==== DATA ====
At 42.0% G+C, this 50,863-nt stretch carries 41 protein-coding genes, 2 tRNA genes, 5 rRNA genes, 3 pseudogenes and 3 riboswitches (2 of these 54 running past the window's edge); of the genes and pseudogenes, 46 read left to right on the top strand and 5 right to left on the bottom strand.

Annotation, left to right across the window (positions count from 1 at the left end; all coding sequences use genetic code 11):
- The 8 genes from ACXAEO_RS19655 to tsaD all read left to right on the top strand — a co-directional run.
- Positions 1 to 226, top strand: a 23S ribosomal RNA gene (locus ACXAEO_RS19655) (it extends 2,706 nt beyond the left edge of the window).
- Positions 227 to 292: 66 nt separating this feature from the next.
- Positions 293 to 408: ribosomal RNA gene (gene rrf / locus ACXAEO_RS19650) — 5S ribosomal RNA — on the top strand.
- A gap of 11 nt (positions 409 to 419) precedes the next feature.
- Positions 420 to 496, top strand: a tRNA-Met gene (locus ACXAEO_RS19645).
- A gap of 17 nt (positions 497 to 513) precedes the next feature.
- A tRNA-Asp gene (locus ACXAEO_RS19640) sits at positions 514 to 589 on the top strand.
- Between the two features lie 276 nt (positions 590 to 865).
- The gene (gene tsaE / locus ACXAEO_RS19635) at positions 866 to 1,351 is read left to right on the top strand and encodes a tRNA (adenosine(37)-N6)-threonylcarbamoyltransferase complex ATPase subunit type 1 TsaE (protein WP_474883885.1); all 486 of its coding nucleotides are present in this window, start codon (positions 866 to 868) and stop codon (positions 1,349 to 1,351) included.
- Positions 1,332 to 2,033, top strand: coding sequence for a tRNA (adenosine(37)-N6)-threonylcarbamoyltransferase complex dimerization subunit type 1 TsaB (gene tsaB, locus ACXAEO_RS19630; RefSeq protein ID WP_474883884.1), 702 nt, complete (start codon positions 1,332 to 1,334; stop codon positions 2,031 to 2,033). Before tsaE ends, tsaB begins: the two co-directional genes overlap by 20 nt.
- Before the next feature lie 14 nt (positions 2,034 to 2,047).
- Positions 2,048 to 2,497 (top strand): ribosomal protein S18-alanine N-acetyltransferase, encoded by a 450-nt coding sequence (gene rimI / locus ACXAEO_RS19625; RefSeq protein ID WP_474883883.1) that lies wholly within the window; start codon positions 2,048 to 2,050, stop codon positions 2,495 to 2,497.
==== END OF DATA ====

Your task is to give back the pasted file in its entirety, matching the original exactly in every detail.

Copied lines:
At 42.0% G+C, this 50,863-nt stretch carries 41 protein-coding genes, 2 tRNA genes, 5 rRNA genes, 3 pseudogenes and 3 riboswitches (2 of these 54 running past the window's edge); of the genes and pseudogenes, 46 read left to right on the top strand and 5 right to left on the bottom strand.

Annotation, left to right across the window (positions count from 1 at the left end; all coding sequences use genetic code 11):
- The 8 genes from ACXAEO_RS19655 to tsaD all read left to right on the top strand — a co-directional run.
- Positions 1 to 226, top strand: a 23S ribosomal RNA gene (locus ACXAEO_RS19655) (it extends 2,706 nt beyond the left edge of the window).
- Positions 227 to 292: 66 nt separating this feature from the next.
- Positions 293 to 408: ribosomal RNA gene (gene rrf / locus ACXAEO_RS19650) — 5S ribosomal RNA — on the top strand.
- A gap of 11 nt (positions 409 to 419) precedes the next feature.
- Positions 420 to 496, top strand: a tRNA-Met gene (locus ACXAEO_RS19645).
- A gap of 17 nt (positions 497 to 513) precedes the next feature.
- A tRNA-Asp gene (locus ACXAEO_RS19640) sits at positions 514 to 589 on the top strand.
- Between the two features lie 276 nt (positions 590 to 865).
- The gene (gene tsaE / locus ACXAEO_RS19635) at positions 866 to 1,351 is read left to right on the top strand and encodes a tRNA (adenosine(37)-N6)-threonylcarbamoyltransferase complex ATPase subunit type 1 TsaE (protein WP_474883885.1); all 486 of its coding nucleotides are present in this window, start codon (positions 866 to 868) and stop codon (positions 1,349 to 1,351) included.
- Positions 1,332 to 2,033, top strand: coding sequence for a tRNA (adenosine(37)-N6)-threonylcarbamoyltransferase complex dimerization subunit type 1 TsaB (gene tsaB, locus ACXAEO_RS19630; RefSeq protein ID WP_474883884.1), 702 nt, complete (start codon positions 1,332 to 1,334; stop codon positions 2,031 to 2,033). Before tsaE ends, tsaB begins: the two co-directional genes overlap by 20 nt.
- Before the next feature lie 14 nt (positions 2,034 to 2,047).
- Positions 2,048 to 2,497 (top strand): ribosomal protein S18-alanine N-acetyltransferase, encoded by a 450-nt coding sequence (gene rimI / locus ACXAEO_RS19625; RefSeq protein ID WP_474883883.1) that lies wholly within the window; start codon positions 2,048 to 2,050, stop codon positions 2,495 to 2,497.